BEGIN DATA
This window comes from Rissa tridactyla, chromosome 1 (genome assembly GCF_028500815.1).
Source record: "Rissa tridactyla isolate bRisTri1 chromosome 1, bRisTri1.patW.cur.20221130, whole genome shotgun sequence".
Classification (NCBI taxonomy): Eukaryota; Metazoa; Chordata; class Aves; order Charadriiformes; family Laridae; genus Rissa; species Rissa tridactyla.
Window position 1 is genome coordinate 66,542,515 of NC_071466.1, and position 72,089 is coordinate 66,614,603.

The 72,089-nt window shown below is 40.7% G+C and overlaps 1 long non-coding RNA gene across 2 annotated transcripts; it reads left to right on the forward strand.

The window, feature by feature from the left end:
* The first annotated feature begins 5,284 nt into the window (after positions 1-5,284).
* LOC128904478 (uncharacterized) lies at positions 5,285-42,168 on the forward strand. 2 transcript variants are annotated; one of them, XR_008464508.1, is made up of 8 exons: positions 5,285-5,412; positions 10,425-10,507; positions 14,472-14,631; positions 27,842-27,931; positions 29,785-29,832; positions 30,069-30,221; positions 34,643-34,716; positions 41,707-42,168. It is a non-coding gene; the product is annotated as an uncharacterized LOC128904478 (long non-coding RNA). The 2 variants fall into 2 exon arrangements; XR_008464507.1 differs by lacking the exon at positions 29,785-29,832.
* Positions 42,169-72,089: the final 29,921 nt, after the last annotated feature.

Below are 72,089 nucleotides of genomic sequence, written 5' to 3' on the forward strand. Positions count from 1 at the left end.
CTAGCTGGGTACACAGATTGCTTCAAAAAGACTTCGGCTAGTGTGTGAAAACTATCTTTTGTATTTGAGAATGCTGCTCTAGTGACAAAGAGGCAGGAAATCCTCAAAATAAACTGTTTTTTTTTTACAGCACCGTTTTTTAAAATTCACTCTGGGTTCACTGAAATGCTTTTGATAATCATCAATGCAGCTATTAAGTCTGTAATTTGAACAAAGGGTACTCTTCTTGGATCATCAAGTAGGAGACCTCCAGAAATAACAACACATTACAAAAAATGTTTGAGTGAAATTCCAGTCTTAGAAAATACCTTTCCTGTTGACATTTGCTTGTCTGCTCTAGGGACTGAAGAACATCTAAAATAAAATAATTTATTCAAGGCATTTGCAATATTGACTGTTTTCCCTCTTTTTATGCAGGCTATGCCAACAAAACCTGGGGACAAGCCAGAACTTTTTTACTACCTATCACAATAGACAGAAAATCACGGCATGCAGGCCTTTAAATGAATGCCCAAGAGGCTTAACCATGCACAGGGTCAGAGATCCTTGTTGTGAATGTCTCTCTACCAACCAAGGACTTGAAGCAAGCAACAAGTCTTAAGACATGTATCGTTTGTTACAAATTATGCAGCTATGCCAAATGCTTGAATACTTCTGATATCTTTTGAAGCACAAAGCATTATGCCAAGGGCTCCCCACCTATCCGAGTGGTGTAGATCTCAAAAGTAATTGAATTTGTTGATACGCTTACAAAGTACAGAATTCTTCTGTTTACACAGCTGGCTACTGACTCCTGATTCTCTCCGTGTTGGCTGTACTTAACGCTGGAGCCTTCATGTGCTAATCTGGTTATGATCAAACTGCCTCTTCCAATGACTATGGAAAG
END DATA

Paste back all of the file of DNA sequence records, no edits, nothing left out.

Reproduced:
This window comes from Rissa tridactyla, chromosome 1 (genome assembly GCF_028500815.1).
Source record: "Rissa tridactyla isolate bRisTri1 chromosome 1, bRisTri1.patW.cur.20221130, whole genome shotgun sequence".
Classification (NCBI taxonomy): Eukaryota; Metazoa; Chordata; class Aves; order Charadriiformes; family Laridae; genus Rissa; species Rissa tridactyla.
Window position 1 is genome coordinate 66,542,515 of NC_071466.1, and position 72,089 is coordinate 66,614,603.

The 72,089-nt window shown below is 40.7% G+C and overlaps 1 long non-coding RNA gene across 2 annotated transcripts; it reads left to right on the forward strand.

The window, feature by feature from the left end:
* The first annotated feature begins 5,284 nt into the window (after positions 1-5,284).
* LOC128904478 (uncharacterized) lies at positions 5,285-42,168 on the forward strand. 2 transcript variants are annotated; one of them, XR_008464508.1, is made up of 8 exons: positions 5,285-5,412; positions 10,425-10,507; positions 14,472-14,631; positions 27,842-27,931; positions 29,785-29,832; positions 30,069-30,221; positions 34,643-34,716; positions 41,707-42,168. It is a non-coding gene; the product is annotated as an uncharacterized LOC128904478 (long non-coding RNA). The 2 variants fall into 2 exon arrangements; XR_008464507.1 differs by lacking the exon at positions 29,785-29,832.
* Positions 42,169-72,089: the final 29,921 nt, after the last annotated feature.

Below are 72,089 nucleotides of genomic sequence, written 5' to 3' on the forward strand. Positions count from 1 at the left end.
CTAGCTGGGTACACAGATTGCTTCAAAAAGACTTCGGCTAGTGTGTGAAAACTATCTTTTGTATTTGAGAATGCTGCTCTAGTGACAAAGAGGCAGGAAATCCTCAAAATAAACTGTTTTTTTTTTACAGCACCGTTTTTTAAAATTCACTCTGGGTTCACTGAAATGCTTTTGATAATCATCAATGCAGCTATTAAGTCTGTAATTTGAACAAAGGGTACTCTTCTTGGATCATCAAGTAGGAGACCTCCAGAAATAACAACACATTACAAAAAATGTTTGAGTGAAATTCCAGTCTTAGAAAATACCTTTCCTGTTGACATTTGCTTGTCTGCTCTAGGGACTGAAGAACATCTAAAATAAAATAATTTATTCAAGGCATTTGCAATATTGACTGTTTTCCCTCTTTTTATGCAGGCTATGCCAACAAAACCTGGGGACAAGCCAGAACTTTTTTACTACCTATCACAATAGACAGAAAATCACGGCATGCAGGCCTTTAAATGAATGCCCAAGAGGCTTAACCATGCACAGGGTCAGAGATCCTTGTTGTGAATGTCTCTCTACCAACCAAGGACTTGAAGCAAGCAACAAGTCTTAAGACATGTATCGTTTGTTACAAATTATGCAGCTATGCCAAATGCTTGAATACTTCTGATATCTTTTGAAGCACAAAGCATTATGCCAAGGGCTCCCCACCTATCCGAGTGGTGTAGATCTCAAAAGTAATTGAATTTGTTGATACGCTTACAAAGTACAGAATTCTTCTGTTTACACAGCTGGCTACTGACTCCTGATTCTCTCCGTGTTGGCTGTACTTAACGCTGGAGCCTTCATGTGCTAATCTGGTTATGATCAAACTGCCTCTTCCAATGACTATGGAAAG